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Tess Vigeland: Arizona is on the front lines in the debate over immigration. The state attracted intense controversy with its new law police to check the ID of anyone suspected of being in the country illegally. Small business owners across Arizona are already paying a price -- especially the ones that have catered to Hispanic customers.
Marketplace's Jeff Tyler reports.
Jeff Tyler: El Guero Canelo is a popular restaurant with Hispanics in Tucson. But since Arizona passed its tough new immigration law, business is down.
Arturo Contreras: Twenty percent, you know. And with 70 employees, it's big.
That's general manager Arturo Contreras. He says many clients are leaving town.
Contreras: Some of them say they're going to Canada. And some of them say they're going to Texas.
Some of his employees are moving, too. When they're hired, Contreras gives each employee a uniform. Some workers abandon the job and the state because they have a relative who is undocumented. They fear the new law could result in the family being split up.
Tyler: So they don't give the uniform back?
So, when a worker leaves, Contreras needs to find a replacement. And shell out around $50 for a new uniform. The situation is even worse for some business owners in Phoenix. Joesphina Saldana owns the Zacatecas Beauty Salon.
Joesphina Saldana: Right now, it's empty. But before, we make like 40 or 50 customers each day. But right now, we have one customer a day, or two customers.
Rent on the salon runs about $1,500 a month. Plus utilities.
Saldana: I can't pay my rent. I can't pay my bills and everything. I need customers. I need money.
Her long-time clients have left town. She says even Hispanic with the proper papers feel unwelcome in the state. What will she do?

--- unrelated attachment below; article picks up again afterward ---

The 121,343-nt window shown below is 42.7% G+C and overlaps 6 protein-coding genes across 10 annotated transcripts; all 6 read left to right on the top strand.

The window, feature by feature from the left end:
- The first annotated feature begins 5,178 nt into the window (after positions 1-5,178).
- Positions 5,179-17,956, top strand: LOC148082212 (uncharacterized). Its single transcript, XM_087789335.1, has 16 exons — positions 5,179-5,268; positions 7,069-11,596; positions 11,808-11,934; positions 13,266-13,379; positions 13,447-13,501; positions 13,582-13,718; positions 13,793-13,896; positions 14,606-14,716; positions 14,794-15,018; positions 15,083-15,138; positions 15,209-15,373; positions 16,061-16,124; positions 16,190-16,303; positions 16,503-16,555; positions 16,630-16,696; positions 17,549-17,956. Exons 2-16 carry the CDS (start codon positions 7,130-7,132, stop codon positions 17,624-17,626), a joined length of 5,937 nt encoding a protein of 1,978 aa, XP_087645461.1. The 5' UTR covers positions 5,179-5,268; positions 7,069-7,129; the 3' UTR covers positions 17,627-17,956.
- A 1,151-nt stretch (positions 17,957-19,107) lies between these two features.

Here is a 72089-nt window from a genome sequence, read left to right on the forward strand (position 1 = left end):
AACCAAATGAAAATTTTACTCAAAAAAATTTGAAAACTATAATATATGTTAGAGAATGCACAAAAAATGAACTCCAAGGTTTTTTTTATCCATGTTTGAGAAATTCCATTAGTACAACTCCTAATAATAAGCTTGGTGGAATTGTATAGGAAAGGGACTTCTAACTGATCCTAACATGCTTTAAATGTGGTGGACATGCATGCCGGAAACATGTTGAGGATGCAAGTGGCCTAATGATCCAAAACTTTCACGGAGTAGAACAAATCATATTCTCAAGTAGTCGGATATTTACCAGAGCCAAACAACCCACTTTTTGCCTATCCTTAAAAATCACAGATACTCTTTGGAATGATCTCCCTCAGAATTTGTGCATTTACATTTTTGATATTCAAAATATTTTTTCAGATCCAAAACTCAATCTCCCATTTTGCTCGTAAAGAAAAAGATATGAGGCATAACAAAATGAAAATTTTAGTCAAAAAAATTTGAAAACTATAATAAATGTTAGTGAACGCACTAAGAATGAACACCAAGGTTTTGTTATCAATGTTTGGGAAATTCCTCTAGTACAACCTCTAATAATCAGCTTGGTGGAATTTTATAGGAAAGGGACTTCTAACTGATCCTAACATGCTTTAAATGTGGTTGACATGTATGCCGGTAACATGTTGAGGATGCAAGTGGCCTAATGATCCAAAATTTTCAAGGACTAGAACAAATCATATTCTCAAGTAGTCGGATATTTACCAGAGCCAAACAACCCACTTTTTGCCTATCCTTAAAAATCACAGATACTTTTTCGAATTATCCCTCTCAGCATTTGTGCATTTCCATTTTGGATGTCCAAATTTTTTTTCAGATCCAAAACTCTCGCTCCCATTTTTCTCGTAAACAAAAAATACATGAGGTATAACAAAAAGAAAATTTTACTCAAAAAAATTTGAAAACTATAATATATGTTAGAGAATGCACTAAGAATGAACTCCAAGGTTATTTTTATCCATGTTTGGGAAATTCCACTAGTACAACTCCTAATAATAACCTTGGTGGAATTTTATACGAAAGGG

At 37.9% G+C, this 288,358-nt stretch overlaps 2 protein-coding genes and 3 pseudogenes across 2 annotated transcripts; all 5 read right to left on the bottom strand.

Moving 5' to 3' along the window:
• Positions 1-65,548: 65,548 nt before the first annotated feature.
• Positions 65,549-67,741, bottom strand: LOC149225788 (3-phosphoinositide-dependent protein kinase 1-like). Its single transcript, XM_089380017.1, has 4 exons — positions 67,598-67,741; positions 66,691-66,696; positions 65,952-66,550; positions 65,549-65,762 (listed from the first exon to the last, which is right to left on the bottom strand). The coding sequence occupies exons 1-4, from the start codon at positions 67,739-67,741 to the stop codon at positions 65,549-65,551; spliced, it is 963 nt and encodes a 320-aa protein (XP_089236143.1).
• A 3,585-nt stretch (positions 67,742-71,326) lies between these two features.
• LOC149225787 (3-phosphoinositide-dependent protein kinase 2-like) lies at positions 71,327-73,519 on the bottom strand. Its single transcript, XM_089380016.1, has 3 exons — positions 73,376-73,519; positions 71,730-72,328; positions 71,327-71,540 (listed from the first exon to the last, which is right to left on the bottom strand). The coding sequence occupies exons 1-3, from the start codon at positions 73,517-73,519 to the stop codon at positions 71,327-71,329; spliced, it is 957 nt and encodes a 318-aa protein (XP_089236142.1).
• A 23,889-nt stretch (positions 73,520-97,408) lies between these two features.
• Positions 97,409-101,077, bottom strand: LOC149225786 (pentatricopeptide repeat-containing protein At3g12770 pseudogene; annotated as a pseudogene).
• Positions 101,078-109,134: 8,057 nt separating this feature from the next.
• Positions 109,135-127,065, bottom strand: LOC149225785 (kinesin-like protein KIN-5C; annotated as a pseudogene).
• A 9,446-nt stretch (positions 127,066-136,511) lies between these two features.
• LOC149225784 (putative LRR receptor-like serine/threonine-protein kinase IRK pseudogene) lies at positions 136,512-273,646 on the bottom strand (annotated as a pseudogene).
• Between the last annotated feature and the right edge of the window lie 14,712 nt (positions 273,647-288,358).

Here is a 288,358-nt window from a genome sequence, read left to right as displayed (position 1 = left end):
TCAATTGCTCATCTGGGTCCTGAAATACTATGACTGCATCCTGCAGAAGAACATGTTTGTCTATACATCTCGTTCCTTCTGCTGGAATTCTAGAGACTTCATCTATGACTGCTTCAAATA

Saldana: Maybe gonna close. I don't know.
Saldana is trying to sell her beauty salon. She's asking $20,000, but willing to negotiate. No one wants to buy, she says, not in this environment. Even though she's a U.S. citizen, Saldana may have to relocate to another state.
Saldana: Citizen or not citizen, we have to leave because we don't have work. So we don't have nothing to do over here.
Next door, a national chain store called Gen-X specializes in hip-hop fashion and accessories. Kay Kim is district manager. She says the retailer used to cater to Hispanics. Now she's searching for a new clientele.
Kay Kim: We do have more African-American peoples here right now. That's why we need to bring some different size and different type of clothes and merchandise.
She's nervous because sales were down about $20,000 last month. Business is slow, she says, with one exception. She's sold a lot of luggage lately.
Kim: Not only Mexican people.
She says immigrants from Africa and Asia are moving too -- afraid they'll be targeted under the new law. Kay Kim also worries. She's here legally from South Korea.
Kim: Even I'm an Asian. But when I driving, I'm not comfortable. I don't want to go anywhere. So I stopped the shopping.
She says many Koreans came to Arizona and opened businesses. But now they are having second thoughts.
Kim: We got a lot of people decide to go back to California right now. So, a lot of places are going to be closed.
Kim wouldn't mind being district manager someplace else.
Kim: If my company don't want to transfer me to other states, I might quit. Ha ha. I'm not sure. I'm joking.
Business owners face a similar dilemma. Do they wait and hope their Hispanic customers return? Or do they transfer to another business model or another state?
In Phoenix, I'm Jeff Tyler for Marketplace Money.